Spraying begins in San Jose to eradicate guava fruit fly

July 18, 2013 12:49:28 PM PDT
A pest has been discovered in San Jose that threatens to spoil billions of dollars' worth of California produce if it's not stopped. It's the guava fruit fly and spraying started Wednesday in San Jose.

The infestation problem is believed to have started when someone brought in contraband guava from another country without having them inspected and because they can multiply so quickly, modern science is trying to kill off the male flies.

Three trucks already have hit the streets doing very targeted spraying to kill off the fly. The technicians shoot a small amount of liquid from a nozzle at trees and telephone poles. The substance has a pheromone, or chemical, that attracts male fruit flies. It also contains the pesticide "Naled."

"The area will have this pheromone on it, attract the males, and they will consume some of the material and die. The females won't have anybody to mate with and the population will collapse," explained Santa Clara County Agricultural Commissioner Joseph Deviney.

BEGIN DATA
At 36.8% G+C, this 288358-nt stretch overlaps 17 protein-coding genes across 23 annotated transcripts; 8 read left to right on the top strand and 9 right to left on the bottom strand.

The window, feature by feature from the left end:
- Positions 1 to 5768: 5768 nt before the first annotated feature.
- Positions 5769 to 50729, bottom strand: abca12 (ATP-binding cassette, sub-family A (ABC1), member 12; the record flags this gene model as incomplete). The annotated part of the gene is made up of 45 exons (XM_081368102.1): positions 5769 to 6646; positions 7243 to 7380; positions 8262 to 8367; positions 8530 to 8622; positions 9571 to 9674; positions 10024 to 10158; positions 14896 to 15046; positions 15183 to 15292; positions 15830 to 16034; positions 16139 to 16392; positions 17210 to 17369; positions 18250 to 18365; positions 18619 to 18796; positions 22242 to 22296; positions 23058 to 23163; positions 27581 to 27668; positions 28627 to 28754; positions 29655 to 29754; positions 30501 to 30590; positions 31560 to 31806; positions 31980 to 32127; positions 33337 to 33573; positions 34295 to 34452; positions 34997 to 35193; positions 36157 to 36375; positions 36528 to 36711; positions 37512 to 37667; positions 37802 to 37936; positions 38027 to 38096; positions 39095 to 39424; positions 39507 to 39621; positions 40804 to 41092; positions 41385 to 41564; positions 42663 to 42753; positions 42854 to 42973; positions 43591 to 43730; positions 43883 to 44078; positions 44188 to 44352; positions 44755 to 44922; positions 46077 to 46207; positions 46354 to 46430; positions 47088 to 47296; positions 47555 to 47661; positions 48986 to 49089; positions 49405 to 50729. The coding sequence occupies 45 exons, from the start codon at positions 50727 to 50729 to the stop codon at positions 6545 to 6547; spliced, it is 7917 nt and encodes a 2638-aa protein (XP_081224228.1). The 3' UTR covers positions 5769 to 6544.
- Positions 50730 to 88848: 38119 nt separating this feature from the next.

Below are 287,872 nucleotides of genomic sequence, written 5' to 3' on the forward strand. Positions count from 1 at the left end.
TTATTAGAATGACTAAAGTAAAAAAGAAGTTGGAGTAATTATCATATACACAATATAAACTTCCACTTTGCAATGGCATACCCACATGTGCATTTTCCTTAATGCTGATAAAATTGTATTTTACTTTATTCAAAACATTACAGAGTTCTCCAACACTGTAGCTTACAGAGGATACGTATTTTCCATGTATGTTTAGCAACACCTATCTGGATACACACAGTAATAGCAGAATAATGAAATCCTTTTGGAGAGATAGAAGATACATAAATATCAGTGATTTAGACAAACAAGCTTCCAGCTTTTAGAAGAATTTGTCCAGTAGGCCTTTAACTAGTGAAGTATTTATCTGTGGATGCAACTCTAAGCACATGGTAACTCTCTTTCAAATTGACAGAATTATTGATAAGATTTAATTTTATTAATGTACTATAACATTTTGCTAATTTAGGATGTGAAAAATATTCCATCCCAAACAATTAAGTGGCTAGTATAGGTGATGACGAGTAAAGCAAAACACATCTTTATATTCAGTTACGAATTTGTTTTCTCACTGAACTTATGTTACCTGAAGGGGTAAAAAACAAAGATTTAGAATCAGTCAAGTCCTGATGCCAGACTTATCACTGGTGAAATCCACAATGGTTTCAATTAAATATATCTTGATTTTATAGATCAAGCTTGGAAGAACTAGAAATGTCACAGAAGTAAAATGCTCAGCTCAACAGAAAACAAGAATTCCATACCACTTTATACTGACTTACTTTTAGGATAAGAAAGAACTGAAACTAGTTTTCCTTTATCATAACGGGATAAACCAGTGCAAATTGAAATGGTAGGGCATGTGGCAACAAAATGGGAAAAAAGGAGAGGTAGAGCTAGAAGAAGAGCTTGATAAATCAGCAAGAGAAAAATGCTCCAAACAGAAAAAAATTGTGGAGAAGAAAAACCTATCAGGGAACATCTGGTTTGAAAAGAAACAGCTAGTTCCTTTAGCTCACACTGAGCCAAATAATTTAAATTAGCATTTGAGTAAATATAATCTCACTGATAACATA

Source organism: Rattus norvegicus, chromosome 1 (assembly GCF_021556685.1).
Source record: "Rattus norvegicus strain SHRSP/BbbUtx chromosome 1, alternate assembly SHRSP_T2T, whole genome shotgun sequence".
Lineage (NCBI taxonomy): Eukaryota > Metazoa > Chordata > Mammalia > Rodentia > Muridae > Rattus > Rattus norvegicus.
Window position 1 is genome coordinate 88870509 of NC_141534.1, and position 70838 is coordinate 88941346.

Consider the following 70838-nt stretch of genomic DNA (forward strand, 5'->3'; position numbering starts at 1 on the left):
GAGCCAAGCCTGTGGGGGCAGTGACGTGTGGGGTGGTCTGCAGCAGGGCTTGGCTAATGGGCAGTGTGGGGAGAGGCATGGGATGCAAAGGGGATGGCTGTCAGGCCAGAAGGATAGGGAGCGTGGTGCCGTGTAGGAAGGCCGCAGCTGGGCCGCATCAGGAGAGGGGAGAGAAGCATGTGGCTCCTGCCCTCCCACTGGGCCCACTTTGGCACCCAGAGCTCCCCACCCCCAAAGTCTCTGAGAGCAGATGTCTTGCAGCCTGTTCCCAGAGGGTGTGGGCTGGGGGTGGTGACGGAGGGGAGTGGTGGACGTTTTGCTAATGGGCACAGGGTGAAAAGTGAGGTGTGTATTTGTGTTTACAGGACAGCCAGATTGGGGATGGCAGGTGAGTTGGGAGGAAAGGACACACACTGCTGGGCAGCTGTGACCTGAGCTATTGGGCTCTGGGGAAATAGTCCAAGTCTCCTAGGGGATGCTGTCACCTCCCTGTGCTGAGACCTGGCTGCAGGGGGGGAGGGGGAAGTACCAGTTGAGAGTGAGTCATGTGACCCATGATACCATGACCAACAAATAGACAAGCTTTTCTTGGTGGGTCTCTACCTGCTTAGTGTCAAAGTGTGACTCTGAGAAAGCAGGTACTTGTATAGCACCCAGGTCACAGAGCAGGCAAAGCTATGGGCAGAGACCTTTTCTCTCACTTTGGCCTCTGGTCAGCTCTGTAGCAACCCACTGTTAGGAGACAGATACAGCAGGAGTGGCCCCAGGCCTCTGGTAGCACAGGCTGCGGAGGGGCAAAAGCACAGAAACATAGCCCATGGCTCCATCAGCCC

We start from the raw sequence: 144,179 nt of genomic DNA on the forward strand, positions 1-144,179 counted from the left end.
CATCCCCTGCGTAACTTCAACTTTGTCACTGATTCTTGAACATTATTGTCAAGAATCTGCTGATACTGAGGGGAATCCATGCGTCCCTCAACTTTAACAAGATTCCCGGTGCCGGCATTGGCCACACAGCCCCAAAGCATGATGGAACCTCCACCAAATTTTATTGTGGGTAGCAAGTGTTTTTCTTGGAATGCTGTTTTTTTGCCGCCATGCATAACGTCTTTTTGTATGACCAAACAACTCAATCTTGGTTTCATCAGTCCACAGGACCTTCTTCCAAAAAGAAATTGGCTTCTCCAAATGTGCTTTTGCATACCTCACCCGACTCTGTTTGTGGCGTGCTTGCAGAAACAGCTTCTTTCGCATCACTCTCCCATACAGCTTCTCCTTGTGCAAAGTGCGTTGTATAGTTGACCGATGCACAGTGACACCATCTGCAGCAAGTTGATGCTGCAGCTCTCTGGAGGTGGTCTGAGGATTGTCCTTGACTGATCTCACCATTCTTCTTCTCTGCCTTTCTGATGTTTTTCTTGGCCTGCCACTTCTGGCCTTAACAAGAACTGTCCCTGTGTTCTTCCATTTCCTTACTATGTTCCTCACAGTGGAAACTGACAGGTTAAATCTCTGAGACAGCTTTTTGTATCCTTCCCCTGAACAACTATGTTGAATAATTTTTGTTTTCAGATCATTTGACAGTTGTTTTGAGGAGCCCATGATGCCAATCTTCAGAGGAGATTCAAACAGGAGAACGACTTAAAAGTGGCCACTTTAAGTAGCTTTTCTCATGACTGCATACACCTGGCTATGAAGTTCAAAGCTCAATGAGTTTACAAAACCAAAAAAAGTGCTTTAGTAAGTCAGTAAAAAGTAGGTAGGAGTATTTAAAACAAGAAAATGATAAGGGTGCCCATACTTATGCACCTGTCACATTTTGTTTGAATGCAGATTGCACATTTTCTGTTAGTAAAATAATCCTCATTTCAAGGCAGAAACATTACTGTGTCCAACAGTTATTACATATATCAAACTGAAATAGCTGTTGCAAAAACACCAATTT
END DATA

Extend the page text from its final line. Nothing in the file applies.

They are about the size of house flies. It's believed they came into California as eggs or maggots in guava brought in from South America illegally and not intercepted during routine agriculture inspections.

Three guava fruit flies were found about two weeks ago. An area about 17 square miles will be targeted for spraying, east and south of downtown. "Yeah, I would consider it very safe," Jeffrey Honda said regarding the spray. He is a professor of entomology at San Jose State and he isn't worried about the use of the pesticide Naled.

"The insecticide breaks down very, very quickly. So if it's toxic at all, it's because it hits the skin or it's breathed in. But if it's mixed up with the bait, it sticks to, essentially the substrate, and allows the flies to come in and land on it, feed on it, and then die," he explained.

State and local agriculture officials worry the guava fruit fly will infest citrus and other fruit if not eradicated. "Even homeowners, we all have fruit trees in our backyards. We plant for our families. We can have our kids, we pick fruit off the tree to see where it comes from, open it up, you find maggots," Joe Deviney said.


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